Student Loan Tips to Reduce Your Anxiety and Stress
As you may or may not already know, my oldest daughter is starting college this coming September. And when it comes to the topic of college, "to take or not take" student loan is always a common question. It is common knowledge that the whole student loan process can be frustrating and confusing, so today I am bringing you student loans tips from a freshman college mom. Whether you already have, or is considering student loans, here are a few prized tips I learned these past months to help relieve your anxiety and stress.
When Considering Student Loans
- First things first, consider early college high schools, as they give your child a chance to complete up to two years of general education college credits. Your child can then transfer to a college of choice that will accept the credits. You will also want to do your homework, as high school college counselors are not incapable of making mistakes. Find time to do some research and don’t be afraid to ask questions and get clarification.
- Second, whether you think you will be approved, be sure to complete the FAFSA application and apply for all grants (Pell, TAP, etc) possible - before considering taking any loans. You never know what someone may give you money for.. academics, commute, etc. Please note you can complete a FAFSA form for every year the student is enrolled in school.
- Before considering private loans take advantage of the federal student loans available, as federal student loans offer greater options, protection, lower and less variable interest rates. Federal lenders are also more likely to work with by deferring your loans or changing your payment plan if your financial circumstances makes it difficult.
- Before you opt to take all loans available, work with your financial aid counselor at your prospective school to do the math. They will be able to give valuable insights and suggestions to help you and your child decide which loans are worth taking.
- When selecting loans, opt for the subsidized ones first. A subsidized loan is the one which the government pays your interest while in school. This basically keeps the loans from growing as it remains fixed.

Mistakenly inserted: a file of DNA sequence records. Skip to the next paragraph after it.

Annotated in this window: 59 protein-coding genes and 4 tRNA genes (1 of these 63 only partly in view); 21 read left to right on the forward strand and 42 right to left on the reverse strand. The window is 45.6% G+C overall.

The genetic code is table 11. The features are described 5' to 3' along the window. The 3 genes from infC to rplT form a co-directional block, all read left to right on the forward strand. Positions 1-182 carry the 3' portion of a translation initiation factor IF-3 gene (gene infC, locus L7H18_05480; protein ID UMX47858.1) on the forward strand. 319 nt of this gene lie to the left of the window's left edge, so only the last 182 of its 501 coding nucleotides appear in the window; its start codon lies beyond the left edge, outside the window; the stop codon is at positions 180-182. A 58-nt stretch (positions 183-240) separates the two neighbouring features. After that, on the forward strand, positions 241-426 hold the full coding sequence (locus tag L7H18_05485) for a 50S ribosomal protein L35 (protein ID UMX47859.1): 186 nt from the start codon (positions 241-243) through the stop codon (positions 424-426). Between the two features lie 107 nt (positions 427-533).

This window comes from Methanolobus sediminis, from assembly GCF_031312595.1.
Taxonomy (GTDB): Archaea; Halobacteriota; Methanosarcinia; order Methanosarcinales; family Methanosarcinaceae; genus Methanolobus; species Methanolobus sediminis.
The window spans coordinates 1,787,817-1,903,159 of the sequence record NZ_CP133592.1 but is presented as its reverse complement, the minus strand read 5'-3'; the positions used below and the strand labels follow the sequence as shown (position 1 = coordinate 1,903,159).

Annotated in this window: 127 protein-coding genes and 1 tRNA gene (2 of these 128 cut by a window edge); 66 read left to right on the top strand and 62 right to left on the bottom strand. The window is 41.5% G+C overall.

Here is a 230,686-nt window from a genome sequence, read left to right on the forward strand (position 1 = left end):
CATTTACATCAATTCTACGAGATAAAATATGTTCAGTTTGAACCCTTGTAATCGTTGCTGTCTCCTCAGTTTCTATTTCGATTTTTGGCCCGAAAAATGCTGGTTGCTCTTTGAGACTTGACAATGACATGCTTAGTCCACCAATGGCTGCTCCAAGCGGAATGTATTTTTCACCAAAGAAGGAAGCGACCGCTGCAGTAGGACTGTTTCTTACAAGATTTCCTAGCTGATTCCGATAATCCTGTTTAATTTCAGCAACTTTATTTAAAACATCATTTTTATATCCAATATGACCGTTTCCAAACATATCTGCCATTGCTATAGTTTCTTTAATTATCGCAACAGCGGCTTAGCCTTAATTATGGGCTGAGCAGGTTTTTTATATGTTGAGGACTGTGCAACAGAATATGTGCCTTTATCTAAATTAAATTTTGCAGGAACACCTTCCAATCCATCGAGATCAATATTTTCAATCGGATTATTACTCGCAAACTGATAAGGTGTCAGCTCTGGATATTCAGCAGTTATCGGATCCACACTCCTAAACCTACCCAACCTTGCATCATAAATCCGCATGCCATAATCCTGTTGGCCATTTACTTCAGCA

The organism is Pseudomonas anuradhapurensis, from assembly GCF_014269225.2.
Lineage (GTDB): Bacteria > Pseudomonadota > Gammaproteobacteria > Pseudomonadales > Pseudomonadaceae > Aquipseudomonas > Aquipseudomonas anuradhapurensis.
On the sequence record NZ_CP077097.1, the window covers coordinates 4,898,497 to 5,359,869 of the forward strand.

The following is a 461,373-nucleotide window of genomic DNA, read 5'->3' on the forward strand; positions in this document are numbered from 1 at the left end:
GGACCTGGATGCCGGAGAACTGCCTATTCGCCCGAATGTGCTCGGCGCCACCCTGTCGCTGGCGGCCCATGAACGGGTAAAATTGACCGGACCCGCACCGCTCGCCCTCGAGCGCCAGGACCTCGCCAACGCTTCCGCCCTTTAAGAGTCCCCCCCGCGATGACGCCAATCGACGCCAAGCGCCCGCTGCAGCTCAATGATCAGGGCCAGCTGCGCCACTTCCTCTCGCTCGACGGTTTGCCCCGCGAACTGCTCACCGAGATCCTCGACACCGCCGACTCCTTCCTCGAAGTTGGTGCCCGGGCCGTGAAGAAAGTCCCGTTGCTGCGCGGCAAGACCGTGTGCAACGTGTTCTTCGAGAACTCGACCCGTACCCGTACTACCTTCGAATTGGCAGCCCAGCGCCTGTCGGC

- If after adding subsidized loans you are still falling short, consider paying out of pocket if the gap is not a large one. You can opt to have your child get a part time job, or they can consider work study.
- Last but not least, if you must absolutely take out an un-subsidized loan (the government does not pay for your interest while your child is in school), be sure to pay the interest. Making the interest payments will make a significant impact and save you a great deal on what you have to repay.
I hope these tips helps, but before I go I would like to remind you just like anything else, keep your MPN or Master Promissory Note (binding legal document by which you agree to repay your loan or loans) in a safe place. This document includes a Borrower’s Rights and Responsibilities statement that outlines the terms and conditions of the loans you received. You will want to review this statement before making key decisions regarding your loans. Visit studentloans.gov to learn more.
What student loan tips do you have for freshman college moms or anyone for that matter?
The info offered is based on general principles and experiences intended for educational purposes only; I offered based on my own experiences, so please consult with professional for solutions to fit you personal situation.